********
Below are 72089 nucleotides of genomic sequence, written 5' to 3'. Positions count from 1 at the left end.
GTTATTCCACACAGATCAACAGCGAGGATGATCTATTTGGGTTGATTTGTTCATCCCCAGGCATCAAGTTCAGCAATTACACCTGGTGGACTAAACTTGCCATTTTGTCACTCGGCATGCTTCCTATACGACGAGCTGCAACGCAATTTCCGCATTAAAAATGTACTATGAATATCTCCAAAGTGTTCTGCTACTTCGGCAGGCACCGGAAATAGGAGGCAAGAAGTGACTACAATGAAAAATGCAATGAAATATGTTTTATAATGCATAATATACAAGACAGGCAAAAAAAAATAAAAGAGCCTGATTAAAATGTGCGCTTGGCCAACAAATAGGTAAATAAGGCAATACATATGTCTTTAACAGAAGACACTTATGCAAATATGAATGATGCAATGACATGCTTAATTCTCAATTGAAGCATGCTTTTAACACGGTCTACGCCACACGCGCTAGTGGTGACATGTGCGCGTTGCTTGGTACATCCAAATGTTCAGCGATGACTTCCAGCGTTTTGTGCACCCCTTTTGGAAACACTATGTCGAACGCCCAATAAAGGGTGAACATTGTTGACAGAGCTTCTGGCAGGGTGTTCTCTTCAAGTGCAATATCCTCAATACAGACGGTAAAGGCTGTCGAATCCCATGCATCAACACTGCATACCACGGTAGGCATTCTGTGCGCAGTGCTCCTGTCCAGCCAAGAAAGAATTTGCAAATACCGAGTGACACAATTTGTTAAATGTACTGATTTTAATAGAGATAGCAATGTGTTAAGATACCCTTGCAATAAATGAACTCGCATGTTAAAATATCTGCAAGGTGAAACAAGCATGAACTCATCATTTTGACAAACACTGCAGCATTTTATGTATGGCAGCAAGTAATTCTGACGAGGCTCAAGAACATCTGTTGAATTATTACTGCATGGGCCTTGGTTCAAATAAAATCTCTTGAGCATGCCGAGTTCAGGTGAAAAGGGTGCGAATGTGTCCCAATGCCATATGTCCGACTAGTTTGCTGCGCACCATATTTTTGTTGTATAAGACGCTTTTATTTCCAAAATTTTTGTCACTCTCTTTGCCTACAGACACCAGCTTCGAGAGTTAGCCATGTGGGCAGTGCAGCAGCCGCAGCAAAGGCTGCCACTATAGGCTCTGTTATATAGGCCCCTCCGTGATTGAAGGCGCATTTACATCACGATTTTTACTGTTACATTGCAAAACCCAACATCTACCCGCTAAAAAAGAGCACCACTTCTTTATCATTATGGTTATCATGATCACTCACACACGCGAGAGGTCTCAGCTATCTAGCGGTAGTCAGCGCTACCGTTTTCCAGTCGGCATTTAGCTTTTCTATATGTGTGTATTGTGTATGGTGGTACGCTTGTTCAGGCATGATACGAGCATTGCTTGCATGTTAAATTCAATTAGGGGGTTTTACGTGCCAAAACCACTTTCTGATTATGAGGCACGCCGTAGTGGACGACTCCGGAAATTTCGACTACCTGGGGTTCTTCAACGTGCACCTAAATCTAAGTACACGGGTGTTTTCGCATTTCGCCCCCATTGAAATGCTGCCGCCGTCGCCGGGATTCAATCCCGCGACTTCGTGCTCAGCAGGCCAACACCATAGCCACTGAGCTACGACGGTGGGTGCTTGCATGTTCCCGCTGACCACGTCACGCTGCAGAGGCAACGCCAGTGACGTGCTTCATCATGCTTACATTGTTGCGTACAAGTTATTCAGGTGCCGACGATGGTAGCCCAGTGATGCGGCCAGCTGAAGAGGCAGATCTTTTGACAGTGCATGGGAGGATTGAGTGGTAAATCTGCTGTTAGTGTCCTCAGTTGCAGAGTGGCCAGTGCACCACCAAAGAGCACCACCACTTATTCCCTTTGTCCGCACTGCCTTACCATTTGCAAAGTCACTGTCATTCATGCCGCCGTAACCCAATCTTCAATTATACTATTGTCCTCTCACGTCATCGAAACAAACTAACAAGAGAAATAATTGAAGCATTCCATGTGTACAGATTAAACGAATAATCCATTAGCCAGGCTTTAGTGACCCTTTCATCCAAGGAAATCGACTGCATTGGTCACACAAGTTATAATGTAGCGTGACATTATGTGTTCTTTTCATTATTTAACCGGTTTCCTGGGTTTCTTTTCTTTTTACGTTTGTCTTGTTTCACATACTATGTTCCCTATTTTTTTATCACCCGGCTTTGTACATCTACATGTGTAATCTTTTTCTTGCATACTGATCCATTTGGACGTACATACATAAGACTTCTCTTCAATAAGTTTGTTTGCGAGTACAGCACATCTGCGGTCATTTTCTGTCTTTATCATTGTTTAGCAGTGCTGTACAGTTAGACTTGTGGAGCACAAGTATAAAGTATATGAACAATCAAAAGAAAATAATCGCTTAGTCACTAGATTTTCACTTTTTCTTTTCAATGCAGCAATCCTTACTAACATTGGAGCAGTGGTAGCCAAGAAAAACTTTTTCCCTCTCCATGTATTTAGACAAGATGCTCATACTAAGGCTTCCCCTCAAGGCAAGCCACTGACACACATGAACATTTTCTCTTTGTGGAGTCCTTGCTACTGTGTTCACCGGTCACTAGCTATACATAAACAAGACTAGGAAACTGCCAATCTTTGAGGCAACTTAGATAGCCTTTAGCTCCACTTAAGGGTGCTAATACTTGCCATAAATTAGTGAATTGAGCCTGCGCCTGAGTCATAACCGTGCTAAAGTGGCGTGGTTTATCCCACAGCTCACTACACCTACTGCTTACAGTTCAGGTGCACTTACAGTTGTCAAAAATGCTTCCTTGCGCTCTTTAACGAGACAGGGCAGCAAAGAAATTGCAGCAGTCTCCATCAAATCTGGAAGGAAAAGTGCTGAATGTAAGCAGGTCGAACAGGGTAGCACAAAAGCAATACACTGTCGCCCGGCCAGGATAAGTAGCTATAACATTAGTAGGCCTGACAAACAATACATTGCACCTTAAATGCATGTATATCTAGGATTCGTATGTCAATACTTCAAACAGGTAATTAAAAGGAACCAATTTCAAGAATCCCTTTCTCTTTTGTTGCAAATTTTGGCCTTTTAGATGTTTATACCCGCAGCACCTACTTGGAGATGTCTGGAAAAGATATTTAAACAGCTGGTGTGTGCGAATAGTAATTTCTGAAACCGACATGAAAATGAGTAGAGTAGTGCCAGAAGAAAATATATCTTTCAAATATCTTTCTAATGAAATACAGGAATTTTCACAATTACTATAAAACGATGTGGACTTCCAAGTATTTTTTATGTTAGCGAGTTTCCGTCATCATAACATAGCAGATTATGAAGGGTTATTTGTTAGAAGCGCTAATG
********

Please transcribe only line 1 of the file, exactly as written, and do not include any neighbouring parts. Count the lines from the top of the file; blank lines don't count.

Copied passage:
Below are 72089 nucleotides of genomic sequence, written 5' to 3'. Positions count from 1 at the left end.